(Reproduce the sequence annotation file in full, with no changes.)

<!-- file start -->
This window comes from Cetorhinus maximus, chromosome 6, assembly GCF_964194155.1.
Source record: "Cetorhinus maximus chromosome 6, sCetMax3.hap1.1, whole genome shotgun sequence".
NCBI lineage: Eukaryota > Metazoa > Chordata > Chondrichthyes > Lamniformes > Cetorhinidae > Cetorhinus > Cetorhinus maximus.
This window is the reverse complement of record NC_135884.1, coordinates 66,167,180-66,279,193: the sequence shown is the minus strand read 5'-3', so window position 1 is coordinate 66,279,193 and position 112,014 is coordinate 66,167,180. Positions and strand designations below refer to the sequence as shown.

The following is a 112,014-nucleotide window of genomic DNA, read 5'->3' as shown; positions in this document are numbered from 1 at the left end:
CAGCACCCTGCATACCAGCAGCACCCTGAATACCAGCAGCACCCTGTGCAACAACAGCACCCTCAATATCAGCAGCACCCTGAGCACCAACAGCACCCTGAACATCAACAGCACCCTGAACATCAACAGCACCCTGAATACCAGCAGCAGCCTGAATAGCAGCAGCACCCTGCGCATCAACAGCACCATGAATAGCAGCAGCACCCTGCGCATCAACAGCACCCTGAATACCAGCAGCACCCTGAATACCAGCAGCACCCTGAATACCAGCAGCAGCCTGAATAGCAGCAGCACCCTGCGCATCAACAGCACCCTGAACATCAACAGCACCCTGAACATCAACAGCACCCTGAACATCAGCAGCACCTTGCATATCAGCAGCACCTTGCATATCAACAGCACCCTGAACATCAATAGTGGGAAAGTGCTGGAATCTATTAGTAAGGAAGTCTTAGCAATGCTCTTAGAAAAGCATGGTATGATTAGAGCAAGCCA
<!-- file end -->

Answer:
This window comes from Cetorhinus maximus, chromosome 6, assembly GCF_964194155.1.
Source record: "Cetorhinus maximus chromosome 6, sCetMax3.hap1.1, whole genome shotgun sequence".
NCBI lineage: Eukaryota > Metazoa > Chordata > Chondrichthyes > Lamniformes > Cetorhinidae > Cetorhinus > Cetorhinus maximus.
This window is the reverse complement of record NC_135884.1, coordinates 66,167,180-66,279,193: the sequence shown is the minus strand read 5'-3', so window position 1 is coordinate 66,279,193 and position 112,014 is coordinate 66,167,180. Positions and strand designations below refer to the sequence as shown.

The following is a 112,014-nucleotide window of genomic DNA, read 5'->3' as shown; positions in this document are numbered from 1 at the left end:
CAGCACCCTGCATACCAGCAGCACCCTGAATACCAGCAGCACCCTGTGCAACAACAGCACCCTCAATATCAGCAGCACCCTGAGCACCAACAGCACCCTGAACATCAACAGCACCCTGAACATCAACAGCACCCTGAATACCAGCAGCAGCCTGAATAGCAGCAGCACCCTGCGCATCAACAGCACCATGAATAGCAGCAGCACCCTGCGCATCAACAGCACCCTGAATACCAGCAGCACCCTGAATACCAGCAGCACCCTGAATACCAGCAGCAGCCTGAATAGCAGCAGCACCCTGCGCATCAACAGCACCCTGAACATCAACAGCACCCTGAACATCAACAGCACCCTGAACATCAGCAGCACCTTGCATATCAGCAGCACCTTGCATATCAACAGCACCCTGAACATCAATAGTGGGAAAGTGCTGGAATCTATTAGTAAGGAAGTCTTAGCAATGCTCTTAGAAAAGCATGGTATGATTAGAGCAAGCCA